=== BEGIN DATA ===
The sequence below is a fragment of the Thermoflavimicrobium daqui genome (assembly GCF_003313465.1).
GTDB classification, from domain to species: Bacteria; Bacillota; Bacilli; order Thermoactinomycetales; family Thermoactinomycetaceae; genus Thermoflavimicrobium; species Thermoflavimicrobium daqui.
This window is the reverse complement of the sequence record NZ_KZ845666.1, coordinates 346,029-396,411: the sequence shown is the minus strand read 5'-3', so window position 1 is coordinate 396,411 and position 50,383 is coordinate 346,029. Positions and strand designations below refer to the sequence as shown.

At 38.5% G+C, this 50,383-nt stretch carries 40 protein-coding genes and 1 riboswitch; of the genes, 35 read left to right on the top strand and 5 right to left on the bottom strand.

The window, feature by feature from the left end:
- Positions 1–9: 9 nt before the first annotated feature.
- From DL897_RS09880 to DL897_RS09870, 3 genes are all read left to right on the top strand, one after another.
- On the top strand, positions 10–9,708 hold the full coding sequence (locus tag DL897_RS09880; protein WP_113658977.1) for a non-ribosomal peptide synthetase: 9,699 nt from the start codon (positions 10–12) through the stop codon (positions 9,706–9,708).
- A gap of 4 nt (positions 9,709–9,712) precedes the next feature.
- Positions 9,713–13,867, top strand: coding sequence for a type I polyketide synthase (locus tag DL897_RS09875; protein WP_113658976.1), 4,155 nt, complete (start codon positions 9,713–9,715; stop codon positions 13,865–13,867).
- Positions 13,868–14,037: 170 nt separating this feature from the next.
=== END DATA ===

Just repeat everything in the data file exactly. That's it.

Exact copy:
The sequence below is a fragment of the Thermoflavimicrobium daqui genome (assembly GCF_003313465.1).
GTDB classification, from domain to species: Bacteria; Bacillota; Bacilli; order Thermoactinomycetales; family Thermoactinomycetaceae; genus Thermoflavimicrobium; species Thermoflavimicrobium daqui.
This window is the reverse complement of the sequence record NZ_KZ845666.1, coordinates 346,029-396,411: the sequence shown is the minus strand read 5'-3', so window position 1 is coordinate 396,411 and position 50,383 is coordinate 346,029. Positions and strand designations below refer to the sequence as shown.

At 38.5% G+C, this 50,383-nt stretch carries 40 protein-coding genes and 1 riboswitch; of the genes, 35 read left to right on the top strand and 5 right to left on the bottom strand.

The window, feature by feature from the left end:
- Positions 1–9: 9 nt before the first annotated feature.
- From DL897_RS09880 to DL897_RS09870, 3 genes are all read left to right on the top strand, one after another.
- On the top strand, positions 10–9,708 hold the full coding sequence (locus tag DL897_RS09880; protein WP_113658977.1) for a non-ribosomal peptide synthetase: 9,699 nt from the start codon (positions 10–12) through the stop codon (positions 9,706–9,708).
- A gap of 4 nt (positions 9,709–9,712) precedes the next feature.
- Positions 9,713–13,867, top strand: coding sequence for a type I polyketide synthase (locus tag DL897_RS09875; protein WP_113658976.1), 4,155 nt, complete (start codon positions 9,713–9,715; stop codon positions 13,865–13,867).
- Positions 13,868–14,037: 170 nt separating this feature from the next.